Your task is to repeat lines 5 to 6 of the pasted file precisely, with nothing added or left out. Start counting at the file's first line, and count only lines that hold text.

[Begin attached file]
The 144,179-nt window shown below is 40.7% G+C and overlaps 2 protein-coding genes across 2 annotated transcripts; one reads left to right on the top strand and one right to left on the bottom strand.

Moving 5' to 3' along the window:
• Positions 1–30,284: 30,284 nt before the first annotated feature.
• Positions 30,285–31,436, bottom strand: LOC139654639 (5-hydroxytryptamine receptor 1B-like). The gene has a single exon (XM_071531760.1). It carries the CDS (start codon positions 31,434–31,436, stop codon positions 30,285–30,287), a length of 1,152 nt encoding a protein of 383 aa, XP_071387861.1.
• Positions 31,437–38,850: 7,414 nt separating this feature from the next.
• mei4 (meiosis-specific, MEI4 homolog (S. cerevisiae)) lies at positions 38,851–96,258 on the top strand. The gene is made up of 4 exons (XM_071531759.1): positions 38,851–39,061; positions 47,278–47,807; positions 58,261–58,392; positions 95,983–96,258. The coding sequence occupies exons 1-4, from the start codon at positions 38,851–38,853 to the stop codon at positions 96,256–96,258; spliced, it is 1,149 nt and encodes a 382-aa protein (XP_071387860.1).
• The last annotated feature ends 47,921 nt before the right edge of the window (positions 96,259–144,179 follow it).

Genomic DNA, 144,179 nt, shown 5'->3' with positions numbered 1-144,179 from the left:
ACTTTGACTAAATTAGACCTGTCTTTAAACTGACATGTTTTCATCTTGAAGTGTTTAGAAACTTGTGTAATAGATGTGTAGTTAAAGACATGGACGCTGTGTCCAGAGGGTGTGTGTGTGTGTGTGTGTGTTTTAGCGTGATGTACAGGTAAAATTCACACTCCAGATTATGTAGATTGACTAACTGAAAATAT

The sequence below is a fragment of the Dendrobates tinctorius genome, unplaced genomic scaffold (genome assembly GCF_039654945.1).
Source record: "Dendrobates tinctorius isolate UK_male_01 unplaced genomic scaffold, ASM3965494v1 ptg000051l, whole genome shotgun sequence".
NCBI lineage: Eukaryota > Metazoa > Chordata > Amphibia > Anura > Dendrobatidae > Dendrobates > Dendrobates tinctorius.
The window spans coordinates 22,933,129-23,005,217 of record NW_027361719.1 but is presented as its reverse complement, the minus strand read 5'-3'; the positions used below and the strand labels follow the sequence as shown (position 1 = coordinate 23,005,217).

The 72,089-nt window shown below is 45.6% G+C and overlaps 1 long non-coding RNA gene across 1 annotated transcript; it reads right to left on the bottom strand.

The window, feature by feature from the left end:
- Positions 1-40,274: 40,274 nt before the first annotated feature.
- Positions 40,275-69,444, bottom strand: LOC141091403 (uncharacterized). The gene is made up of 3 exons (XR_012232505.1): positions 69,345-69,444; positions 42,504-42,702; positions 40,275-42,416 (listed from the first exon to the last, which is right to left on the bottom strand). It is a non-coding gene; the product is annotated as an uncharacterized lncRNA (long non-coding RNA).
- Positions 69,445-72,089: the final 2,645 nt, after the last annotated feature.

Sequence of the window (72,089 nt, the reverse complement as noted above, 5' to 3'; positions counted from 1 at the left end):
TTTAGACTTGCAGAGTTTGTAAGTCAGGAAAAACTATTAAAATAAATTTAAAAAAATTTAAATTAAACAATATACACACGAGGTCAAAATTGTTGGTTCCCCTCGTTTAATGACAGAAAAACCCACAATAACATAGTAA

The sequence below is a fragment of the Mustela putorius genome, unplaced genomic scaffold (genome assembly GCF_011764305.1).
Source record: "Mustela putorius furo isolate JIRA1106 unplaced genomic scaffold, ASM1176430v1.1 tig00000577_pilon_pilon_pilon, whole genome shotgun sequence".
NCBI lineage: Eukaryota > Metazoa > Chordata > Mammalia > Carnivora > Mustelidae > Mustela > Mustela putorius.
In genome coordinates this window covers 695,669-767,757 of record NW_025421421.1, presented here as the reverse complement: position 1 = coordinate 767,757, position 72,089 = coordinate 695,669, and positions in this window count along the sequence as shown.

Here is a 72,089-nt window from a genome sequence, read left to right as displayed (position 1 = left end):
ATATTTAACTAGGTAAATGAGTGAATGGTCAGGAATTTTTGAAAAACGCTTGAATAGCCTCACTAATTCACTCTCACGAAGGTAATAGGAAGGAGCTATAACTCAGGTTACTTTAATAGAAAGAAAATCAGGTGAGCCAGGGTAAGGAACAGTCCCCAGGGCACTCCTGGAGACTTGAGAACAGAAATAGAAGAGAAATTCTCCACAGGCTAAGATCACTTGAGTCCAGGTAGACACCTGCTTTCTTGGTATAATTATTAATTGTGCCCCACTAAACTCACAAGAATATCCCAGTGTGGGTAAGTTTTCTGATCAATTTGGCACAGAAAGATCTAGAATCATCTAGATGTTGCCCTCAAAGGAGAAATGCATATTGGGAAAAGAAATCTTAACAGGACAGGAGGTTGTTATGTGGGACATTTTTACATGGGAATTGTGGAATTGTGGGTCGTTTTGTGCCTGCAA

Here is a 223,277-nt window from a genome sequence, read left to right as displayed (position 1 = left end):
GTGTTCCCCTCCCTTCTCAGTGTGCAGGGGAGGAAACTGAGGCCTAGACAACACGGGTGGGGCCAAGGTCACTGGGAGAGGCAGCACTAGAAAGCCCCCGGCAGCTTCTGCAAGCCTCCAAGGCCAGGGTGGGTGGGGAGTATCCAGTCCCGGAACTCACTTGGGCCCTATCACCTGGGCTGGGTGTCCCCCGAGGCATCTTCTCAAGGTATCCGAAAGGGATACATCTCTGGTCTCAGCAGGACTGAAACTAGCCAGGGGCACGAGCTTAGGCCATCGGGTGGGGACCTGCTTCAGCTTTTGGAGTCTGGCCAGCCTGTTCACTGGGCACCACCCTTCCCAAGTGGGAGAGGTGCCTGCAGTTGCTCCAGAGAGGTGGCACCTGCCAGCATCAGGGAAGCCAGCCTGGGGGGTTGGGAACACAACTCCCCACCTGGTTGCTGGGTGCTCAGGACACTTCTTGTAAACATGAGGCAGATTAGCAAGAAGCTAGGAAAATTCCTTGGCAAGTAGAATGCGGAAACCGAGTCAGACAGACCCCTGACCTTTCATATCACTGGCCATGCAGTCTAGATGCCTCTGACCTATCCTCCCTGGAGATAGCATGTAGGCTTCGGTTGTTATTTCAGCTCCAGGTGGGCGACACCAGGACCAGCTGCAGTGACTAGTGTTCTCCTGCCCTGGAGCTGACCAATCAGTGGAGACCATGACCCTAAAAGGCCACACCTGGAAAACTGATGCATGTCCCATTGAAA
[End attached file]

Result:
• Positions 31,437–38,850: 7,414 nt separating this feature from the next.
• mei4 (meiosis-specific, MEI4 homolog (S. cerevisiae)) lies at positions 38,851–96,258 on the top strand. The gene is made up of 4 exons (XM_071531759.1): positions 38,851–39,061; positions 47,278–47,807; positions 58,261–58,392; positions 95,983–96,258. The coding sequence occupies exons 1-4, from the start codon at positions 38,851–38,853 to the stop codon at positions 96,256–96,258; spliced, it is 1,149 nt and encodes a 382-aa protein (XP_071387860.1).